Welcome to the Twenty Worlds Network's presentation of 240 hours [10 days] on Hol.
The mood on Hol can best be described as frantic. The skies are literally crowded with the living-ships of visiting dignitaries, and everyone seems to be taking an interest in the events here. Hol is seeking admittance to the Council of Worlds. What led to this point?
In the days before the Holy War against technology, Hol was a prison colony of the Galactic Empire. Since then, the inhabitants of Hol have developed a partially-subterranean civilization, ruled by a theocracy under the Archbishop of Hol, who has recently been attempting to reintegrate his ministry into the Church. Negotiators on Hol finally seem close to a peace accord, ending the civil war which prevented Hol's entry into the Council. The Council's hesitancy to guarantee Hol's membership even after the peace accord is complete has been met with threats of violent action, though the Council denies that it is those threats which caused the Council's visit to Hol to occur earlier than planned, while many important political and economic negotiations are still on the table. The Interworld Defense Forces have been keeping a wary eye on Hol and its possible allies for possible threats to the Council, though much of their attention is still focused elsewhere in dealing with the current warfare within the Twenty Worlds. IDF sees the admission as a chance to crack down on the black market traffic and piracy which thrives in Hol's current unstable situation.
The Church is the strongest objector to the readmission of Hol, citing its noncompliance with the Doctrine banning all hardtech. Although it may not have the more illegal items like robots, computers, or AIs, it is still a treasure trove of technology. To this day, hardtech weather regulators and defense satellites still hang in the skies above Hol. However, the Cartel believes that Church-approved trade in biotechnology will eliminate dependence on hardtech, as it has on other worlds. However, policymakers fear that the Megacorporations of the Cartel may merely seek a convenient testing area for new projects.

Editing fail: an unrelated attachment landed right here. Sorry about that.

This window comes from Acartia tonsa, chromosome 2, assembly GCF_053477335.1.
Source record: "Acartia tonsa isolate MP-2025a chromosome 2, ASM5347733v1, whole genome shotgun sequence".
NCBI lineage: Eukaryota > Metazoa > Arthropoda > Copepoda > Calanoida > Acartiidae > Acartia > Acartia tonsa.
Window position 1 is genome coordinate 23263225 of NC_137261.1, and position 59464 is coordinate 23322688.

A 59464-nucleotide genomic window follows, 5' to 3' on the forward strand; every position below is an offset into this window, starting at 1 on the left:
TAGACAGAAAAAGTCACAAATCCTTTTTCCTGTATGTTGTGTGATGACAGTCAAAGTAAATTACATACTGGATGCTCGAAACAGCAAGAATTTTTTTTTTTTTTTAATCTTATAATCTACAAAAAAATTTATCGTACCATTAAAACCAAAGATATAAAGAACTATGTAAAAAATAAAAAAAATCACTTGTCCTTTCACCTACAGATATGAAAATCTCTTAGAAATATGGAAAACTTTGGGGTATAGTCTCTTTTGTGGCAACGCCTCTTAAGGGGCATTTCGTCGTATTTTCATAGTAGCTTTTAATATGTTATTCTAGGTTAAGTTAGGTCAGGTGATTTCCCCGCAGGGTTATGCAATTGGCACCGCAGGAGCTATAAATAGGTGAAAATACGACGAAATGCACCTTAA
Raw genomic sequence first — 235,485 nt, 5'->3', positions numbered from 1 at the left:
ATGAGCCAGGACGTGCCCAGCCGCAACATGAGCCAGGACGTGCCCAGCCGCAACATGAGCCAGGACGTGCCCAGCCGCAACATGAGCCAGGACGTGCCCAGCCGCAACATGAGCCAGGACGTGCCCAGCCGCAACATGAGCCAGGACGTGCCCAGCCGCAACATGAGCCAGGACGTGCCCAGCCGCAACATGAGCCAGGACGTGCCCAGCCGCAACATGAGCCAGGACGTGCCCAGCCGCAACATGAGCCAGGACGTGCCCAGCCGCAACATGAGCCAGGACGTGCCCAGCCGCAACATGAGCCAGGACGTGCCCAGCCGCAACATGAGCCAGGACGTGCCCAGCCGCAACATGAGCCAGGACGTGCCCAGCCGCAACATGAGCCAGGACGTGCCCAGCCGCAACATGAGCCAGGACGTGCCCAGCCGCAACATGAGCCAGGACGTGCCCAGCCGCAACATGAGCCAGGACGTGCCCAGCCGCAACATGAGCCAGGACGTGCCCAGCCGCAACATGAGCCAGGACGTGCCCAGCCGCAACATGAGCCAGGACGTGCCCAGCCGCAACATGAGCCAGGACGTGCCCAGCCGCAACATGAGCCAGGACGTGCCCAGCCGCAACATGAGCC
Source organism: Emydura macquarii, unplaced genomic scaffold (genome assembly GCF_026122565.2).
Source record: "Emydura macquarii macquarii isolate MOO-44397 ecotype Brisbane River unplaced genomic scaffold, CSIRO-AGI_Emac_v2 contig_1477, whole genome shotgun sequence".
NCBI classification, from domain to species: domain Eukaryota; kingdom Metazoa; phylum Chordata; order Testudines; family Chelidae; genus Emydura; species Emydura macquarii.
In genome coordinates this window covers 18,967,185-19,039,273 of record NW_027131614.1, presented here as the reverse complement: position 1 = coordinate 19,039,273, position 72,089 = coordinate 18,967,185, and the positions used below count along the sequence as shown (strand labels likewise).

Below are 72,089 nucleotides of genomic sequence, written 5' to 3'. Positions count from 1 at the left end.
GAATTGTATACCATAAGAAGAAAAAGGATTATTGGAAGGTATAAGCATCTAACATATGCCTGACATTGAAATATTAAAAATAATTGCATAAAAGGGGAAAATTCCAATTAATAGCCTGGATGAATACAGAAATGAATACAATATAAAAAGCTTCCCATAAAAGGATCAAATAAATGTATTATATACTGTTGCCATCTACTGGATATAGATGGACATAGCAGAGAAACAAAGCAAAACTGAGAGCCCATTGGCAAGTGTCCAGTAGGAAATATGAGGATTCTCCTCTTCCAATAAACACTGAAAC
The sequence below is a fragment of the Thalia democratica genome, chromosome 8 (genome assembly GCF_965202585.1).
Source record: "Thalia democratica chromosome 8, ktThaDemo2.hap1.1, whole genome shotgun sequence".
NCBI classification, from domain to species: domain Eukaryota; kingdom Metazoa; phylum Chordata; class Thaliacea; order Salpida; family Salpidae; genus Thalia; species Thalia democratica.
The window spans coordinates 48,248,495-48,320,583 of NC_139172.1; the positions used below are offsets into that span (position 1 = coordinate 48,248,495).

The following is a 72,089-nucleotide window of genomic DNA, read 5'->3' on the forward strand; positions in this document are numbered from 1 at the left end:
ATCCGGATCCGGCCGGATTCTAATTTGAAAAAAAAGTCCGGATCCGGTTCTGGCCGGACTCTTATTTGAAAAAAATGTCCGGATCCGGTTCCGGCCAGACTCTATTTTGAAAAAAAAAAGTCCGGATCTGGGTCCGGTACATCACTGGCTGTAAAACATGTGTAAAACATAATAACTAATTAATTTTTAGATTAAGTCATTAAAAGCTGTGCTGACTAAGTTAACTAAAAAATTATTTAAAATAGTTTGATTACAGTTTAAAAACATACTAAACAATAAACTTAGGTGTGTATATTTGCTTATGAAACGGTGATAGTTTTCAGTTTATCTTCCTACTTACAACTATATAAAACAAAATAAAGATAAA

Whatever the official story, rumors abound. Some believe that the real reason behind the Church's objection is the prevalence of older forms of Saint-worship on Hol. While technically legal, the worship of Saints in the form of 'old gods' is hotly contested by certain factions within the clergy. The Church may have valid cause to fear that the popularity of Saint worship on Hol, along with Hol's importance to the officially-tolerated Jemini religion, will lead to further division among the faithful, as more worshipers devote their prayers to individual Saints rather than their joint faith in God. Some have even hinted at worship of even darker forces on Hol. When asked about this, all the Pope had to say was "Rumors that Hol is home to an ancient evil known as Cthulhu are completely unfounded." Compounding the issue, Church sources reading astrological alignments say that these ten days are the time of a spiritual nexus on Hol, a prime time for any religious rituals. Extremists even claim that recent events on Hol correspond to biblical predictions of the coming of the apocalypse.
Everyone seems to be going to Hol for these ten days. Council ambassadors, Cardinals, megacorporation executives, all seem to be present. The Pope said, "These ten days might very well be the most important in the universe."
Nexus is a ten-day high-weirdshit, sci-fi game full of mystic religions, interstellar warfare, intrigue, insane numbers of physreps, and one of the most twisted scenarios you've ever seen. It is running Jan 15 - 24 1999 (IAP) under the auspices of the MIT Assassins' Guild, and is being written by Joe Foley, Eddy Karat, Rickland Powell, Andrew Twyman, and Jim Waldrop, with help from Andrew Menard, and zampolition by Laura Baldwin.